When Buying A Mountain Bike, What Should I Look For?

This buyer’s guide will walk you through selecting the best mountain bike for you. This article covers everything from how much you should spend on a mountain bike to which mountain bike is ideal for you.

We’ll also refer you to our rankings of the best deals at each price point and the most crucial spec elements to look for on a mountain bike.

What should I look for when purchasing a mountain bike?

Knowing what to look for when buying a bike is helpful if you’re new to mountain biking or seeking off-road experience on a road bike. Check out this list of the best trail bikes.

Choose the correct size

Good frame size is the most critical aspect. However, do not rely on the listed size-while. Many companies are shifting to “small, mid, and large” instead of the increasingly inaccurate sizes (seat tubes have been shrinking even as frames get longer). A large brand may be comparable to a medium-sized brand of a different brand, and there is no universal definition of “large.”

Instead, you should make sure your bike is a good match for you. Don’t be afraid to go further than you would on a road bike. Check (and compare) the reach (seat to handlebars) and stack (mid-head tube to center of the crank) measurements. Having the front triangle extended, the axle is further behind, making it easier to weigh it (for grip) without worrying about going over on initial impact. The front wheel is also firmly planted so that climbing is more straightforward.

You need a few centimeters to stop, but don’t go so far that you don’t have space. Your standover and maneuverability will be better with a short seat tube. Just make sure you don’t overextend your Seatpost. 29ers have taller front ends, and different stems, bars, and seat posts can make a big difference in the riding position.

Choose a wheel size

Diameters have been settled on 27.5″ for the 650b, aggressive trails, downhill, and 29″ (650b, aggressive tracks, and decline) for cross country. Because wide-rimmed plus sizes and 29-inch downhill wheels are becoming more popular, the picture isn’t as straightforward as it could be.

For the time being, the decisions are roughly the same: more giant hoops for long mileage or more minor, stronger ones for ripping trails. Strong, stiff, and light (ish) 29ers will become more popular in the coming years, along with appropriate tires and frames. There is considerable debate about whether plus-sized tires are here to stay on hardtails because they are tire pressure-sensitive.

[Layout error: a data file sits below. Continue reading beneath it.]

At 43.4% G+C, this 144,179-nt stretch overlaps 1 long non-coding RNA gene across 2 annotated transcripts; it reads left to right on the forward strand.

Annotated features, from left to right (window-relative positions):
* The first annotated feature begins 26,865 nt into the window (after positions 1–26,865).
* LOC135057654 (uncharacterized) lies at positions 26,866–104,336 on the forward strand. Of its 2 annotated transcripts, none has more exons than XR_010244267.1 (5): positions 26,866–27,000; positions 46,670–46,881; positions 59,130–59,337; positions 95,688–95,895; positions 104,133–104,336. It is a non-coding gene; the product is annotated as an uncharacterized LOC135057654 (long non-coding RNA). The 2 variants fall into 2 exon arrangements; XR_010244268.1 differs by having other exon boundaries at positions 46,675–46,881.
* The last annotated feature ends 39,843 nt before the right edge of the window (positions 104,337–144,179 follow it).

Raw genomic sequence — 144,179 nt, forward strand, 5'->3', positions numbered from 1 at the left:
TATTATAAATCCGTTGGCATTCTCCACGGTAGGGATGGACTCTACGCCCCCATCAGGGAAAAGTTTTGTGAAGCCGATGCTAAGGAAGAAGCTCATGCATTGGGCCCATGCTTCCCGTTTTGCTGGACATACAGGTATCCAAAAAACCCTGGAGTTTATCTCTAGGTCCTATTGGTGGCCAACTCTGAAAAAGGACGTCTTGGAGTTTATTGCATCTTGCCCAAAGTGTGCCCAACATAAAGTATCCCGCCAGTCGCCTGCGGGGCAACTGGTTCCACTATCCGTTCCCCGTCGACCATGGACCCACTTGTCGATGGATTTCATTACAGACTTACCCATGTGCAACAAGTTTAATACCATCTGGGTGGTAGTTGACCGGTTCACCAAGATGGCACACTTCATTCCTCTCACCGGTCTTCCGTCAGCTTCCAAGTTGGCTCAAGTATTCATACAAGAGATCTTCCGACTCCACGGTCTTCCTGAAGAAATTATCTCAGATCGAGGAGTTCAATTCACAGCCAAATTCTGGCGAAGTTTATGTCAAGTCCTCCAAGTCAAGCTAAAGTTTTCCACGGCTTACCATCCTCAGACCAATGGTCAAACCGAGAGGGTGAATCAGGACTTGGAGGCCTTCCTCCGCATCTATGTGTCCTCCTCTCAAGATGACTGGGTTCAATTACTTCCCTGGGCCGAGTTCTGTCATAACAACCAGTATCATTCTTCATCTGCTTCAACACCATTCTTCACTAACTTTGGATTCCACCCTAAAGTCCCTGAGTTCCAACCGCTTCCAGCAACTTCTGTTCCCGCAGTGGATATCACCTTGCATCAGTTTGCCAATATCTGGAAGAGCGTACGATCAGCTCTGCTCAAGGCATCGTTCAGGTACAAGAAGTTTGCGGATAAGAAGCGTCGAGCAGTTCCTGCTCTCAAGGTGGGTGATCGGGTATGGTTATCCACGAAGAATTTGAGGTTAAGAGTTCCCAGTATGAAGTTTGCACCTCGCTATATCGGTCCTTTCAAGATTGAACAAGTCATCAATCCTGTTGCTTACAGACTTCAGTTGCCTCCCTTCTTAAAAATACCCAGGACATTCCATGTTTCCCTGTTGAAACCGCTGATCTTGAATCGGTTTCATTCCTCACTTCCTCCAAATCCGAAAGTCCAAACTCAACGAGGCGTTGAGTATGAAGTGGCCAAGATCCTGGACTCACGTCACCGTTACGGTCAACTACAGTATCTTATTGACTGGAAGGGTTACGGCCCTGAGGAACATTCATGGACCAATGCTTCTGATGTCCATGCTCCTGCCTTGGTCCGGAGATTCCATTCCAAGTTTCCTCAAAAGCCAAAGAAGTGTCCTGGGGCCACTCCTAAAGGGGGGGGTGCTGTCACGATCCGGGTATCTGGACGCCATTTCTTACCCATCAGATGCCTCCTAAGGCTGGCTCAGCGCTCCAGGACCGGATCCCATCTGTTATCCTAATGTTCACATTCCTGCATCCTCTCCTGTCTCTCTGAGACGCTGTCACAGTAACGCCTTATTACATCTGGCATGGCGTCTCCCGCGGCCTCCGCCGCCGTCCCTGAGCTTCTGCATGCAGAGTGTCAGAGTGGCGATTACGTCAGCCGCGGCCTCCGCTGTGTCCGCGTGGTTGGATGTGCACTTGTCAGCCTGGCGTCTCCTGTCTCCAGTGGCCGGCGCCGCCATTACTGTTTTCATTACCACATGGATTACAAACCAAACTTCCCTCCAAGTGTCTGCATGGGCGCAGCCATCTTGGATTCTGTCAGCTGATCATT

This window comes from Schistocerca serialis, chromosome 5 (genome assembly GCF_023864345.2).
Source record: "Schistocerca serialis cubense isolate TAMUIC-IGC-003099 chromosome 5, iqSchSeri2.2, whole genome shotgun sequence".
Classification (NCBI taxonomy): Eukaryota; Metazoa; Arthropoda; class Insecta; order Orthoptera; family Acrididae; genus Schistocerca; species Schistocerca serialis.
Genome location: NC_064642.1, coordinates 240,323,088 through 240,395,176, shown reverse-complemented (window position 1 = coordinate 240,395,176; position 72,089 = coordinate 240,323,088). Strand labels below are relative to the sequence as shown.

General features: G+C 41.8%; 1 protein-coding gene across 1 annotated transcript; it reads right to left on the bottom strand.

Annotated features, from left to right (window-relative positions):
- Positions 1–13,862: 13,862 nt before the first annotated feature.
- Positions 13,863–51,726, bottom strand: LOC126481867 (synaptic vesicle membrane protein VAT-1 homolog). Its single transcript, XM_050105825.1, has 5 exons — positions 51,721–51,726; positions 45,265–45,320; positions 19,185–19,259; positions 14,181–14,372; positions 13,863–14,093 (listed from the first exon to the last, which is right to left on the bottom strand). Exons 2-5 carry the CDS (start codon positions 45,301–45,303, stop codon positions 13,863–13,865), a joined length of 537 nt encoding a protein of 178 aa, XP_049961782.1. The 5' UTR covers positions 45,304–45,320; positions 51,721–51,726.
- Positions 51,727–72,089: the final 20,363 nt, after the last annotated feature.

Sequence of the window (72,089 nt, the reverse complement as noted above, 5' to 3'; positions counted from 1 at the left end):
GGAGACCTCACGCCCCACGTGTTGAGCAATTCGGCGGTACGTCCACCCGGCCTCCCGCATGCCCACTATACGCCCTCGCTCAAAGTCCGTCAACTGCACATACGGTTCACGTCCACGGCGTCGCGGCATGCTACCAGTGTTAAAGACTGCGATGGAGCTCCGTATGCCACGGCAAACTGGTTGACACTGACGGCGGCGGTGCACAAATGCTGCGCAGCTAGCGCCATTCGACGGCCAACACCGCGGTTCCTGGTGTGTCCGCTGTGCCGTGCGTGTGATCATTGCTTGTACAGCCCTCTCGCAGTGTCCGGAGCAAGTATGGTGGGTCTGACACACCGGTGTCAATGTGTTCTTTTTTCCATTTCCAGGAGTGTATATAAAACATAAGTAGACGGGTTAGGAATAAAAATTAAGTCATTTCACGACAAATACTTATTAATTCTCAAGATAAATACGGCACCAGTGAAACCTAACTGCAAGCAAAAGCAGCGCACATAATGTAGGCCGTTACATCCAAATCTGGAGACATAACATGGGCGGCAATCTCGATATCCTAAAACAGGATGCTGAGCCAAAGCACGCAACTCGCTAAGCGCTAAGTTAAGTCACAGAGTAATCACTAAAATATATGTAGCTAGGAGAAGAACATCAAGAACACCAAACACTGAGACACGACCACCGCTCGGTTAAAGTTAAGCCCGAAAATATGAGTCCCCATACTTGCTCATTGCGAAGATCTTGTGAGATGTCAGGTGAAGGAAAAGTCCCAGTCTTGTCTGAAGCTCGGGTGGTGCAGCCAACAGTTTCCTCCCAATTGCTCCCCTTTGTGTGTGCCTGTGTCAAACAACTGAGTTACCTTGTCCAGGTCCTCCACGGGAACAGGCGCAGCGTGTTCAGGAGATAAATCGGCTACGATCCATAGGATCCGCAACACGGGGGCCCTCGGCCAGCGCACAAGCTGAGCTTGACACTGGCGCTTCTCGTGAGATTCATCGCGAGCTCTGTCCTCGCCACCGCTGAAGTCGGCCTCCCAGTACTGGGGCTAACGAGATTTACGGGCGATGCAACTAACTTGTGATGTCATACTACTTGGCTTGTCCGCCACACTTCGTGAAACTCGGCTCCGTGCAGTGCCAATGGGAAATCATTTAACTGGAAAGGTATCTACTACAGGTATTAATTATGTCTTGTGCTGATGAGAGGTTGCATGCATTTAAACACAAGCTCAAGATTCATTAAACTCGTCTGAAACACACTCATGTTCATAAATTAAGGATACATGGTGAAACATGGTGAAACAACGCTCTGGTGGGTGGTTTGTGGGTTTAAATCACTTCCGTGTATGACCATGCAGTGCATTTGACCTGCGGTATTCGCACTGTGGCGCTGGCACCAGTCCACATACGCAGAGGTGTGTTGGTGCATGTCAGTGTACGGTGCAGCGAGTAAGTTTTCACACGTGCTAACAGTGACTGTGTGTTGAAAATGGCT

Choose between a hardtail and a full-suss

Full suspension costs more since rear shocks, bearings, linkages, and additional manufacturing difficulties are involved. Therefore, a hardtail at the same price is likely to have a better component spec than a full-suss bike. Additionally, a hardtail bike will be simpler to maintain and less prone to breakdowns.

The benefits of full-suss bikes have become more advanced than ever before, so their disadvantages may still be outweighed. Although neither should be discounted, you shouldn’t be misled into thinking you have to ‘learn’ to ride a hardtail before upgrading to a “large bike.” This is purely a matter of preference.

Don’t obsess about your weight

Even though weight is substantial, strength is marginally more crucial off-road. The unpredictable nature of pebbles, roots, and ruts means that light steering is useless; steering accuracy, cornering, and confidence will all be compromised, resulting in slower speeds. If you wish to avoid colliding with the hedge, it is better to carry a few more pounds. Outside the workshop as well.

Avoid the flashy trinkets

Don’t be fooled by a nice rear derailleur: they’re often upgraded to attract buyers. Mechs are essential, but so are good shifters, cranksets, and chainrings. When planning future improvements, consider that cheaper components are heavier, more basic, and not worth paying a premium for. FSA has a lot of high-quality MTB parts.

Choose quality suspensions, not quantity

Use the manufacturer’s website to locate specific models for the forks and shocks (on full-suspension bikes). Remember that OE’s (original equipment) units may have a lower standard than aftermarket units that appear to be equivalent. With suitable dampers and an air spring, you’ll have a more enjoyable trip.

Opt for a future-proof design

For example, you’ll have a tough time finding a low-diameter dropper post (for adjusting saddle height on the fly). Be sure to check for current/popular axle sizes and spacing and a headset, bottom bracket, and even seat post dimensions. Besides internal gear cabling and brake hoses, stealth droppers also have internal gear cabling, but noise and maintenance are lost.

Save a little of your budget

Trail helmets are more rugged in construction, provide more excellent coverage, and have decent peaks. Protect yourself from flying debris with a backpack and eyewear. Pedals with clipless pedals, sticky flat pedals, cycling shoes, and mountain bike shoes are also available.

Furthermore, OE tires are harder, cheaper, and employ heavier steel beads than aftermarket tires. Your cockpit and gears almost certainly need to be customized.

The upside is that it’s still an upgrade!

Is Buying a New or Used Mountain Bike Better?

A used mountain bike can be an excellent choice if you’re on a tight budget because you can get a higher-quality bike with better components for the same price as a new low-spec bike.

Better components will result in a smoother ride and more dependability. However, whether the previous owner cared for the bike, used bikes might be hit or miss.


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